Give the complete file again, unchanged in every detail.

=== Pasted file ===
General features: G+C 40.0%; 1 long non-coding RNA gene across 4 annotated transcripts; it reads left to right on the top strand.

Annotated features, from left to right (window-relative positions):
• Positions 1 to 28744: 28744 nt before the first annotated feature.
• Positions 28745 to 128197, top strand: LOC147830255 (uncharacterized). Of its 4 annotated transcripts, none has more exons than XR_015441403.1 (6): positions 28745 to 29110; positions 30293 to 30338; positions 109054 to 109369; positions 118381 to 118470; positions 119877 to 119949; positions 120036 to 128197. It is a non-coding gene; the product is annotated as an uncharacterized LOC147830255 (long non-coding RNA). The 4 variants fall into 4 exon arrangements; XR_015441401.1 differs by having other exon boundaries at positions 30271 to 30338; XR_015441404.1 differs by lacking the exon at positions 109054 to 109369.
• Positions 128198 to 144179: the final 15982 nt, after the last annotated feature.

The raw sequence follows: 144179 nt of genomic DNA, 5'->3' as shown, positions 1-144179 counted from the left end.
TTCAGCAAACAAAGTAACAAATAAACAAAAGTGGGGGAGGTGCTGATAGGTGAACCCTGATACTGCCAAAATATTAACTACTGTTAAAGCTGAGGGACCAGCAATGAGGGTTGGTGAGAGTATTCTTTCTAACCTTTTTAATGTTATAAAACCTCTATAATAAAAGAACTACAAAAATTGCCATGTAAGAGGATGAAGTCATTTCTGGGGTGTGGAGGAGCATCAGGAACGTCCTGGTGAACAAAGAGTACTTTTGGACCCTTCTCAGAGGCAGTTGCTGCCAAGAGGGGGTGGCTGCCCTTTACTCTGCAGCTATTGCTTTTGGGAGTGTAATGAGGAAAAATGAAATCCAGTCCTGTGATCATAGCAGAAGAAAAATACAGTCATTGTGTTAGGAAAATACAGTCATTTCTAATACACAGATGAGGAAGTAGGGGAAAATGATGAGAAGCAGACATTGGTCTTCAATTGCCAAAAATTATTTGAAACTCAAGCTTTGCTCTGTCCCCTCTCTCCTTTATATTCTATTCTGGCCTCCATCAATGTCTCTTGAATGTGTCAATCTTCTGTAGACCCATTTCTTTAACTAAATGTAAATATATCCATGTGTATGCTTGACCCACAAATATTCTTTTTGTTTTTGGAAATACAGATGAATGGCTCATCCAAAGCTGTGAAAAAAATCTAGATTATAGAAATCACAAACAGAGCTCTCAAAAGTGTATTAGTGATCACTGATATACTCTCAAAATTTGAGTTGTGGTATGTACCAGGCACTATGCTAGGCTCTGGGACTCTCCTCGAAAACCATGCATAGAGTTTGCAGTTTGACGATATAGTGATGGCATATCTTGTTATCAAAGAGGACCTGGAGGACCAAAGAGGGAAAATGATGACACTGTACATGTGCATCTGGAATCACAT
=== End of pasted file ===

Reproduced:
General features: G+C 40.0%; 1 long non-coding RNA gene across 4 annotated transcripts; it reads left to right on the top strand.

Annotated features, from left to right (window-relative positions):
• Positions 1 to 28744: 28744 nt before the first annotated feature.
• Positions 28745 to 128197, top strand: LOC147830255 (uncharacterized). Of its 4 annotated transcripts, none has more exons than XR_015441403.1 (6): positions 28745 to 29110; positions 30293 to 30338; positions 109054 to 109369; positions 118381 to 118470; positions 119877 to 119949; positions 120036 to 128197. It is a non-coding gene; the product is annotated as an uncharacterized LOC147830255 (long non-coding RNA). The 4 variants fall into 4 exon arrangements; XR_015441401.1 differs by having other exon boundaries at positions 30271 to 30338; XR_015441404.1 differs by lacking the exon at positions 109054 to 109369.
• Positions 128198 to 144179: the final 15982 nt, after the last annotated feature.

The raw sequence follows: 144179 nt of genomic DNA, 5'->3' as shown, positions 1-144179 counted from the left end.
TTCAGCAAACAAAGTAACAAATAAACAAAAGTGGGGGAGGTGCTGATAGGTGAACCCTGATACTGCCAAAATATTAACTACTGTTAAAGCTGAGGGACCAGCAATGAGGGTTGGTGAGAGTATTCTTTCTAACCTTTTTAATGTTATAAAACCTCTATAATAAAAGAACTACAAAAATTGCCATGTAAGAGGATGAAGTCATTTCTGGGGTGTGGAGGAGCATCAGGAACGTCCTGGTGAACAAAGAGTACTTTTGGACCCTTCTCAGAGGCAGTTGCTGCCAAGAGGGGGTGGCTGCCCTTTACTCTGCAGCTATTGCTTTTGGGAGTGTAATGAGGAAAAATGAAATCCAGTCCTGTGATCATAGCAGAAGAAAAATACAGTCATTGTGTTAGGAAAATACAGTCATTTCTAATACACAGATGAGGAAGTAGGGGAAAATGATGAGAAGCAGACATTGGTCTTCAATTGCCAAAAATTATTTGAAACTCAAGCTTTGCTCTGTCCCCTCTCTCCTTTATATTCTATTCTGGCCTCCATCAATGTCTCTTGAATGTGTCAATCTTCTGTAGACCCATTTCTTTAACTAAATGTAAATATATCCATGTGTATGCTTGACCCACAAATATTCTTTTTGTTTTTGGAAATACAGATGAATGGCTCATCCAAAGCTGTGAAAAAAATCTAGATTATAGAAATCACAAACAGAGCTCTCAAAAGTGTATTAGTGATCACTGATATACTCTCAAAATTTGAGTTGTGGTATGTACCAGGCACTATGCTAGGCTCTGGGACTCTCCTCGAAAACCATGCATAGAGTTTGCAGTTTGACGATATAGTGATGGCATATCTTGTTATCAAAGAGGACCTGGAGGACCAAAGAGGGAAAATGATGACACTGTACATGTGCATCTGGAATCACAT